Employment lawyers have warned that furloughed staff who are laid off could see redundancy payouts reduced due to a loophole, with some seeing examples of employers basing payoffs on a worker’s furloughed rate of pay. Under the Government’s Coronavirus Job Retention Scheme, staff unable to work are paid 80% of their wage and some bosses are calculating payouts for staff they are letting go of on this reduced rate. Kate Palmer, an employment lawyer at Peninsula, said: “We have not had clear government guidance on whether redundancy pay can be based on one’s furlough pay.” She added: “With the increase in redundancies being instigated at this time, no doubt this will be tested in tribunals over the coming months.” Jodie Hill, an employment lawyer at Thrive Law, suggests employers may think they have a legal case for paying people less, saying: “On strict interpretation of the law, employers should calculate redundancy pay based on the average of the previous 12 weeks wages.”

The Sun

How virtual worlds can help real-life recruitment

PwC ’s Jeremy Dalton says increased interest in virtual reality within recruitment is “to be expected” amid the coronavirus pandemic “as people seek ways to connect more deeply while maintaining social distancing”.

Financial Times, Page: 17


Big Four face pandemic pressures

Michael O’Dwyer in the Telegraph considers the climate for the Big Four, saying that while experience of remote working meant a “smooth transition” under the lockdown, “returning to some semblance of normality is vital.” Describing professional services firms as “one of the quiet juggernauts of the UK economy”, he highlights how Deloitte, EY, KPMG and PwC employ 75,000 people in the UK, generate £11.5bn in revenue and pay more than £1bn in tax – as well take on a number of graduates and school-leavers. With this in mind, he says a slump in business in the wake of the coronavirus pandemic will affect the taxpayer and jobseekers. Mr O’Dwyer says teams dealing with corporate mergers and transactions are quiet, while consultants are “feeling the strain” and finding new projects could prove a challenge. On opportunities that have arisen during the pandemic in regard to public contracts, PwC, KPMG and Deloitte have won work from the British Business Bank, while EY is reportedly working for the Department for Business, Energy and Industrial Strategy. ICAEW chief executive Michael Izza comments: “I’m not sure that the public sector is the salvation of people with spare capacity”. On other workflow, Mr O’Dwyer notes that divisions such as tax, compliance and audit have remained steady, but says a “steady stream of audits is not enough to keep the lights on”, citing Financial Reporting Council figures showing audit fees account for only a fifth of revenues across the sector’s four biggest players.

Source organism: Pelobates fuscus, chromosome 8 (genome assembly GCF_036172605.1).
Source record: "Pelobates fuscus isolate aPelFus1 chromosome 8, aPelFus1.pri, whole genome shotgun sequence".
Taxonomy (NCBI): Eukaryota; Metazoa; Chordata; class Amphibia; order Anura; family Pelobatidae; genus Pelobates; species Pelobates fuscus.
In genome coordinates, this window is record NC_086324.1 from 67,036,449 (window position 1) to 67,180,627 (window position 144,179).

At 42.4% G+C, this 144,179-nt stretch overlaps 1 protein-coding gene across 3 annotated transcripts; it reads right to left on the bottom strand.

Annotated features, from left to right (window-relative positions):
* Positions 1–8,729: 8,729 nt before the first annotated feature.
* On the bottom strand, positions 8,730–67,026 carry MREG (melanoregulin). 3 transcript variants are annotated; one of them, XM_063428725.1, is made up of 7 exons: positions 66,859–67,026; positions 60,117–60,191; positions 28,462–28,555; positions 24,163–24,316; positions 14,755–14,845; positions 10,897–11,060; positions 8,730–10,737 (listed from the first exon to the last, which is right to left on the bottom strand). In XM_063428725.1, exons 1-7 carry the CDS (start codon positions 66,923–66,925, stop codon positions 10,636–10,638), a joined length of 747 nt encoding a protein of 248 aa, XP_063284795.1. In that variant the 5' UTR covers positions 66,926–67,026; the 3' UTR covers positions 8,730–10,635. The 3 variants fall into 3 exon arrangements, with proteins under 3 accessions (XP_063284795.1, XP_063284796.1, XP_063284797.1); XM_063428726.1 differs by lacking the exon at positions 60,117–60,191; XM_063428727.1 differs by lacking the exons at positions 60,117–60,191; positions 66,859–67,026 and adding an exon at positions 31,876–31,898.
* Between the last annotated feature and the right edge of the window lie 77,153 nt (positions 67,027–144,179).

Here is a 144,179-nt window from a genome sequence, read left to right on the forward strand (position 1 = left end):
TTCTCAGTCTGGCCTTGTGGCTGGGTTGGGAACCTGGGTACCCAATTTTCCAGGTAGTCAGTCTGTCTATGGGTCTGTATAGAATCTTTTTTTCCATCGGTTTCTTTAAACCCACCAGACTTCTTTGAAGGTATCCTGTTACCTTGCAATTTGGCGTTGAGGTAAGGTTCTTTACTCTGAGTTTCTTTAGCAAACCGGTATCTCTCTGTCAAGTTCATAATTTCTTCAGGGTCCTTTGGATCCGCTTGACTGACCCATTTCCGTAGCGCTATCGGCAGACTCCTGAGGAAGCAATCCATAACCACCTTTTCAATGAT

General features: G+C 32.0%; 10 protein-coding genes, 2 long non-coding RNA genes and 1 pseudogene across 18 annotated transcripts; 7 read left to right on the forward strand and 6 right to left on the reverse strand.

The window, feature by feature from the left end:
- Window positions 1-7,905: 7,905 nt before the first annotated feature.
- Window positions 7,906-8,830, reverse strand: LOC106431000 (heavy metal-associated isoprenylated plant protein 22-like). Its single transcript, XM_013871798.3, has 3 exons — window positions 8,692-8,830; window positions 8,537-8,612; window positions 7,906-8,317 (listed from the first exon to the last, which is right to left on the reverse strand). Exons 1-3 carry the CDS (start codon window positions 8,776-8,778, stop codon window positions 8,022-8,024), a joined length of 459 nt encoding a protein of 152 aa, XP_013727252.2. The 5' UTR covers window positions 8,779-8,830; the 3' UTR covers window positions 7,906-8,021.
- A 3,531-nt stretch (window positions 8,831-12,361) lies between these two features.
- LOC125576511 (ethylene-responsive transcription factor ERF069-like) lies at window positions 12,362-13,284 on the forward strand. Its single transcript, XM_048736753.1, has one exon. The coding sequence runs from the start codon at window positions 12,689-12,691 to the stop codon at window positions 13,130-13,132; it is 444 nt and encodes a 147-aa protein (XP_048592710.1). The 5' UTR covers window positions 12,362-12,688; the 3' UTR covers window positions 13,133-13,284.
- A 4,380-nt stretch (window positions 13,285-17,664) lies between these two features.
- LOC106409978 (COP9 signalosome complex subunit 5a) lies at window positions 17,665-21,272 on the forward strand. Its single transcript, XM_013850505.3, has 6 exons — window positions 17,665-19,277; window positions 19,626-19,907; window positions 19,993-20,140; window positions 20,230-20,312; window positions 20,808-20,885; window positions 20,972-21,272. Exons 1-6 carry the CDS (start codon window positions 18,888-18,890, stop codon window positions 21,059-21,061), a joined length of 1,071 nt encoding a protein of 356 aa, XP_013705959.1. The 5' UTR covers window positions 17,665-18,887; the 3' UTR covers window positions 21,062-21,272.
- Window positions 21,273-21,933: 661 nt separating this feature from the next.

The Daily Telegraph


EU budget chief seeks backing for business levy to fund recovery

EU budget commissioner Johannes Hahn has called for new taxes as part of a post-coronavirus recovery plan, including a levy on large companies that would bring in €10bn a year.

Financial Times


UK’s richest 20% spend £23bn less during lockdown

Analysis by the New Policy Institute suggests that the richest 20% of Britons will have reduced their spending by around £23bn after three months of the coronavirus-prompted lockdown. At the opposite end of the scale, those in the bottom fifth of income will have reduced their spending by just £3.5bn by the middle of June. Across all income groups, the study suggests £57bn will have gone unspent during the quarter where much of the economy has been shut down. Report co-author Dan Corry, chief executive of the New Philanthropy Capital think-tank, said: “While it is a matter of judgement exactly what to count, our estimate compiled using official statistics, suggests that the top fifth of households, numbering 5.5m, will have reduced their spending by some £23bn if the lockdown were to last for three months. Those in the second highest fifth of households will have reduced their spending by around £14bn over one quarter.”

The Guardian, Page: 29

Stimulus package set for July in bid to stave off recession

Chancellor Rishi Sunak is preparing to unveil an economic stimulus package in July, with investment in retraining schemes and infrastructure projects among plans being considered to mitigate against recession.

Financial Times, Page: 2

Contact Paul Southward